Published: July 20th 2009July 20th 2009
So yes I realize that the last time I wrote was about a month and a half ago and I was in Nepal but I have been moving and shaking and have since ended up In Laos. I left Pokara in Nepal and headed to Kathmandu, which turned out to be an incredible place but truly crazy and a lot like India with the pollution and the garbage. But I enjoyed it a lot, ran into a group of friends I met at the forest I was working on in India and hung out with them for a few days before making the decision to fly to Bangkok straight from Nepal instead of trying to go back in through India to get there.
So I took one of the nicest flights I have ever taken into Thailand (Asian airlines really know how to treat their customers right). We landed in Bangkok, this fellow Utahn and I whom I met on the plane jumped into a cab and I stared out at the city as we raced down the streets. Everything looked so incredible. The clean streets, the paved roads, the massive white buildings that sat on the skyline glistening
in the sun like drops of water on the city. I felt like I had landed back in the States and all the signs had been translated in Thai while I was gone. I spent the night on Khao San Road, which was a little overwhelming since there were more foreigners on one street than i had seen in the last five months put together. Many were British, most had on matching Beer Chang tank tops, and all of them were drunk.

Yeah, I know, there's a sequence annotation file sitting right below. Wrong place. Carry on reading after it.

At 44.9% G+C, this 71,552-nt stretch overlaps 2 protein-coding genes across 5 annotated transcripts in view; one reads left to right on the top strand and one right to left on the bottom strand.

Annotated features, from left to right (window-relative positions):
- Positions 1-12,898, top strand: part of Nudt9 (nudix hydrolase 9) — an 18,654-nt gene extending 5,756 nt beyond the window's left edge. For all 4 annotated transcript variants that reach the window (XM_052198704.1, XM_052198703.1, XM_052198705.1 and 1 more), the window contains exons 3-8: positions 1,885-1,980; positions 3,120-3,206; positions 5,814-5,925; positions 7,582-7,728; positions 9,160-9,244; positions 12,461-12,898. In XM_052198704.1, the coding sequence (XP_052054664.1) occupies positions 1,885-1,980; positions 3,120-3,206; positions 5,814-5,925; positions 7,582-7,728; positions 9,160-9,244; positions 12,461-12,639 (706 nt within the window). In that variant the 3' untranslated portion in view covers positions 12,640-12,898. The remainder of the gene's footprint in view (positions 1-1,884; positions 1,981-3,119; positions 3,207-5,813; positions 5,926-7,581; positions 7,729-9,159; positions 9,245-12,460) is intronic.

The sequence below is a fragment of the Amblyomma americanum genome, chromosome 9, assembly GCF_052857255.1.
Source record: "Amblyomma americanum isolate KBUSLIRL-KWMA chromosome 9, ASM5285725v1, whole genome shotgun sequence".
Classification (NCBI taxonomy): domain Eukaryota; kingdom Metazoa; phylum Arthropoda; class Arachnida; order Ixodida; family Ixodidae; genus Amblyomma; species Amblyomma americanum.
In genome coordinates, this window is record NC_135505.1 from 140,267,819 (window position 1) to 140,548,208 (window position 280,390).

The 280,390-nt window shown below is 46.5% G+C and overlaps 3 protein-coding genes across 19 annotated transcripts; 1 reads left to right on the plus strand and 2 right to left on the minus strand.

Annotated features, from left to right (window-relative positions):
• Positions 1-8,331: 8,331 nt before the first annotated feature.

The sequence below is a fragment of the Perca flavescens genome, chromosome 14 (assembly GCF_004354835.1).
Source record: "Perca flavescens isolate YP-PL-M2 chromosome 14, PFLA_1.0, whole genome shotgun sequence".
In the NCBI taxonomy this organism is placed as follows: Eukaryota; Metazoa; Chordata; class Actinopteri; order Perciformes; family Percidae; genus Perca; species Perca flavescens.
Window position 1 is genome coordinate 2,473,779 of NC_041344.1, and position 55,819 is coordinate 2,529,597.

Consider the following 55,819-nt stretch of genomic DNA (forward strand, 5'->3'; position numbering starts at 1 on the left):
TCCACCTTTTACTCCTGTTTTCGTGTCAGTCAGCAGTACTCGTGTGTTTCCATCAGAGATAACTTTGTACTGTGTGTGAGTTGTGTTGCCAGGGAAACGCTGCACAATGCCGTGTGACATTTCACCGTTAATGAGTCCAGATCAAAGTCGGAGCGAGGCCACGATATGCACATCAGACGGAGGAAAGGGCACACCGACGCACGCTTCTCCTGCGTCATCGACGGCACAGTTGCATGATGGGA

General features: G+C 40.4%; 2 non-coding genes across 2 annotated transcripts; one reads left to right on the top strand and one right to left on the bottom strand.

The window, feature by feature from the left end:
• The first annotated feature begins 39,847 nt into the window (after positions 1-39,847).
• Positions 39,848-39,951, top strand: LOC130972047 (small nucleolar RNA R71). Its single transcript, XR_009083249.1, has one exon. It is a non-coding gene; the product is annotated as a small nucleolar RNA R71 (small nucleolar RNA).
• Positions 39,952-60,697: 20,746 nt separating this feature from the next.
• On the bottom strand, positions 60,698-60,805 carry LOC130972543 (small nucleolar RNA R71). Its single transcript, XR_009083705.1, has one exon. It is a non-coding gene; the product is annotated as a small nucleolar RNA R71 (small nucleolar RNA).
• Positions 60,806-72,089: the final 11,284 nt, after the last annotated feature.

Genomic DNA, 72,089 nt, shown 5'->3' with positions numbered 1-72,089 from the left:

The next day I got on an early bus to meet a friend from India at Koa Samet. A quaint little island a few hours east of Bangkok. It was a wonderful reunion and involved some much needed beach time. We laid around for a good five days soakin up the sun, and jump in the water when it got too hot.
We headed back to Bangkok and met up with some people we met on the island and had a fun last few days in the big city. The monsoon season was on everyone's mind but I had failed to see what the big deal was since I had only seen rain for about 20
minutes of light sprinkling each day. But one day I took a bus out to a park about an hour away and as it started to sprinkle I decided that I would hop on a quick motorcycle taxi and head back home before i got to wet. About 5 minutes into the ride the rain started falling a little harder and the streets began to fill up with water around the traffic-jammed cars we were darting in between. And then I understood what a monsoon was. The water poured down on us in sheets. I couldn't open my eyes and struggled to shield my face from the pellets bombarding my flesh. The driver pulled over- I thought to wait out the rain- but instead he handed me a pink rain poncho and made me get back on. The next 20 minutes were both exhilarating and terrifying, but I figured if anything happened... what a way to go out.
After Bangkok I went up to Chiang Mai, and spent a couple days completely alone. It had been the first time in months that I didn't have a conversation with a single other person. I rented a bike and road around
the city, found a bouldering wall and did some much needed climbing, and watched some live jazz performances in a park. Who knew you could have so much fun by yourself.